FIG. 2 is a perspective view showing the tray of FIG. 1, in a collapsed state.
FIG. 3 is a perspective view of an alternative embodiment of a tray embodying the features of this invention.
FIG. 4 is an enlarged fragmentary view of a corner of the walls of the tray of FIG. 3, showing the horizontal convoluted ridge lines.
FIG. 5 is an enlarged fragmentary view of a corner of the walls of the tray of FIG. 3, showing the ridge lines in a collapsed state.
The tray 10 illustrated in FIG. 1 is made of a relatively rigid material, preferably plastic or polystyrene foam. The tray 10 is generally rectangular but may be of any shape. The height of the walls 11 of the tray is approximately equal to or less than the thickness of the perishable product to be placed in the tray. At each corner of the tray the height of the walls is increased to form a vertical post or protrusion 12. Each post 12 is sufficiently wide to resist accidental breakage, but of a width considerably less than the width of the adjacent walls. Preferably, each post 12 is scored across its width with a horizontal score line 13 at the level of the top of the walls 11 in order to render the post more readily collapsible.
While in the preferred embodiment these posts are integral with the tray, it is also within the scope of the present invention that these may be structures separate from the tray, which may be, but need not be, attached to the tray. The purpose of these posts is to hold the cover 15 above the product in the tray so as to ensure maximum gaseous circulation around the product, and to aid in stacking the prepared packages.
Preferably, the interior surface of the bottom of the tray 10 is provided with a series of closely spaced mounds 14. These mounds are preferably approximately conical in shape but they may also be in the form of pyramids or other shapes sufficient to accomplish the noted purpose. These mounds support a perishable product placed in the tray above the bottom surface of the tray, thus allowing gaseous circulation over most of the lower surface of the product.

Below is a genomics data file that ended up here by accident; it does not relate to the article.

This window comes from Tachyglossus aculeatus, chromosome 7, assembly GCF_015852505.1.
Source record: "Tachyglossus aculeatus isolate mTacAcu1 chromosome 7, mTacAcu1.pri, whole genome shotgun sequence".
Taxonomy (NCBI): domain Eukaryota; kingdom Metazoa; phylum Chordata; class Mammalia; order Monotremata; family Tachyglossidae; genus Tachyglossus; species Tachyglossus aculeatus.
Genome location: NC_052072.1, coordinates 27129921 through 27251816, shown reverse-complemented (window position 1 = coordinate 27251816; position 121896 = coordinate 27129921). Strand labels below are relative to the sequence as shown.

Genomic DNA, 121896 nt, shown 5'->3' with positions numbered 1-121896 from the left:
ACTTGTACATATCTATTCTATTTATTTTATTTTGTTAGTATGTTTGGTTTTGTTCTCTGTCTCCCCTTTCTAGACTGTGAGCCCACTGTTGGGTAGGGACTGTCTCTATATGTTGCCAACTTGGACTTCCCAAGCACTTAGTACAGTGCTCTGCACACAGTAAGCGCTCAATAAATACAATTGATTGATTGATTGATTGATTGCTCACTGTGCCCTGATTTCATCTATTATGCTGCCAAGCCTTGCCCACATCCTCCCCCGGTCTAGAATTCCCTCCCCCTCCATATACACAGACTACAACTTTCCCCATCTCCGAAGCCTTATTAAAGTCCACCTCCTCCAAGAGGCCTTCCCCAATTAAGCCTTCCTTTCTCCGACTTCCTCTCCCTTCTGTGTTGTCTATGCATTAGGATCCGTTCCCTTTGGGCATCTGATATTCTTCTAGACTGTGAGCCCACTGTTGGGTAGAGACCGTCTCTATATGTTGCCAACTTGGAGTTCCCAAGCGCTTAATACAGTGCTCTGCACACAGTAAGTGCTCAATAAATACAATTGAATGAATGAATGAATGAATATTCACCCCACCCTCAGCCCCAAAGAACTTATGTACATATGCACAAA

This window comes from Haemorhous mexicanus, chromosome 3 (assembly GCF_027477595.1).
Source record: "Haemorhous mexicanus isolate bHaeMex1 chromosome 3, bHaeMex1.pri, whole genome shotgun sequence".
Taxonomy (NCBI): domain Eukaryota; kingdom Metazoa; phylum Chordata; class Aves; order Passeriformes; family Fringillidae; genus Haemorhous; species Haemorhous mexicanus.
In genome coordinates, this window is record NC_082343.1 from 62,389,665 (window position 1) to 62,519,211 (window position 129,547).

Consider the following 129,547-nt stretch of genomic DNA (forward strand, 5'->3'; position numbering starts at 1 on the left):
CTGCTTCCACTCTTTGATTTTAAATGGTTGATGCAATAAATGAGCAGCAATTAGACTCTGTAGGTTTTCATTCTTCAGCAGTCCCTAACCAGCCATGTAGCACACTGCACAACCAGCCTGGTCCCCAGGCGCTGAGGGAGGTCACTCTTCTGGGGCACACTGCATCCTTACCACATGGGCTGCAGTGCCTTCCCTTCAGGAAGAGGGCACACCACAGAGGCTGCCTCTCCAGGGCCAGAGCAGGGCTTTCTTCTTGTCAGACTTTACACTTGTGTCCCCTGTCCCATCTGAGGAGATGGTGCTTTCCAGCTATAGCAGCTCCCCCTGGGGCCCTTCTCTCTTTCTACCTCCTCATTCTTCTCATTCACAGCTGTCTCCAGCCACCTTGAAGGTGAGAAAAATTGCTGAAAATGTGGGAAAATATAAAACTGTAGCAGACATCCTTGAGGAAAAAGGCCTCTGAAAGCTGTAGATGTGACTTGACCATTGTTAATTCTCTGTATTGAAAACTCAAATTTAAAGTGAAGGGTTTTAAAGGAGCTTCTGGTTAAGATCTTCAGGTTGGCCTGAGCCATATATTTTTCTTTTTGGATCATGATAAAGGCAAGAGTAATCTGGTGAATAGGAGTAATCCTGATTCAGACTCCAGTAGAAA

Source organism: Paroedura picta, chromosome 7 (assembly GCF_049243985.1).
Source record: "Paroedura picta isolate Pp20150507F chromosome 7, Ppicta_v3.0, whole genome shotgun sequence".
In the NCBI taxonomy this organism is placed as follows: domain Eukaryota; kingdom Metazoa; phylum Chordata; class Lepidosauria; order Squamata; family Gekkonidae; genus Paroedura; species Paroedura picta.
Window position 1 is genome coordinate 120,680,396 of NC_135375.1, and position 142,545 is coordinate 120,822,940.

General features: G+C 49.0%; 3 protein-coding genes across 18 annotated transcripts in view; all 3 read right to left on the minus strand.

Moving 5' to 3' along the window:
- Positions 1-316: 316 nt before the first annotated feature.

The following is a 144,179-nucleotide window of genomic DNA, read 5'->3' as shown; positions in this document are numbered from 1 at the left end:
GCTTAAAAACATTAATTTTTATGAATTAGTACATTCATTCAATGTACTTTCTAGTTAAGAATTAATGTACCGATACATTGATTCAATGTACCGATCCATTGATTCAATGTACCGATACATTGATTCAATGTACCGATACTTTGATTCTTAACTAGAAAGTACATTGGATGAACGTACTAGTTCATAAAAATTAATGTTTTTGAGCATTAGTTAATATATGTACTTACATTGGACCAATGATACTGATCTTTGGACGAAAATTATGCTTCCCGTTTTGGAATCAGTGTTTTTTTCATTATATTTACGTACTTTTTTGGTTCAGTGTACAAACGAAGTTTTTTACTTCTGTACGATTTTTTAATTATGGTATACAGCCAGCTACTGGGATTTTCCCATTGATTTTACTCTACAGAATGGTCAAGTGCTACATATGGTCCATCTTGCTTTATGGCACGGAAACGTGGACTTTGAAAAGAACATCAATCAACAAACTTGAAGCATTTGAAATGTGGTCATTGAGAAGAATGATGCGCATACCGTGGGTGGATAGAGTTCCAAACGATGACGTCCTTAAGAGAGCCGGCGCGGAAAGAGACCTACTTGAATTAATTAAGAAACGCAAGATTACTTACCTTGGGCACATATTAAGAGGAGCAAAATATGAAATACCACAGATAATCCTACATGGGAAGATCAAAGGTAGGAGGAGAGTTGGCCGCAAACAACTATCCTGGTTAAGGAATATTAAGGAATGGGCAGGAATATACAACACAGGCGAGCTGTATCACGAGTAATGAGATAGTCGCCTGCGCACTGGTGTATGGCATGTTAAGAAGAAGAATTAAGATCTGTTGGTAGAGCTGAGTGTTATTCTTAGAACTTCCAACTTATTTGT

Preferably, a means for absorbing liquid exudates, such as an absorbent mat, is placed beneath the perishable product.
The tray 10 is covered with a flexible cover 15 so as to form an air-tight package. Preferably, the cover 15 is made of a transparent, high oxygen barrier film. In the preferred embodiment the cover 15 is in the form of a bag sufficiently large to contain the tray 10, which is sealed after the tray containing a perishable product is placed inside the bag. The cover 15 is provided with a small opening 16, preferably placed near one wall of the tray. In another embodiment the hole may be placed so that it is on the bottom of the package and near one end or edge of the tray. The opening 16 is covered with a seal, which in the preferred embodiment comprises a removable, resealable tab 17. The tab 17 consists of a flap 18 sufficiently long and wide to seal the opening 16--one surface of the flap 18 being covered with a pressure-sensitive, peelable, resealable adhesive material, and a pull section 19 which is not coated with adhesive. In the preferred embodiment, the coated flap 18 is elongated for use in fastening down folds in the cover material after the package has been prepared for freezing. In another embodiment, the seal comprises a simple one-way valve which permits gas to be exhausted from the package but not to enter the package.
FIG. 2 shows the package of FIG. 1 prepared for freezing. The posts 12 have been collapsed inward along the score lines 13 and most of the gaseous atmosphere in the package has been expelled through opening 16 so that the cover 15 has been brought into close contact with the food product 20 and the opening then reclosed with tab 17.
FIGS. 3, 4 and 5 show an alternative embodiment of the invention. The tray 21, which is preferably rectangular but may be of any shape, is made of a relatively rigid plastic material, preferably by thermoforming. In one embodiment the tray is made from a substantially gas impermeable material. The interior surface of the bottom of the tray 21 is preferably studded with a series of mounds 22, conical or pyramidal in shape. The walls 23 are sufficiently high to hold a cover 24 above a perishable product placed in the tray 21.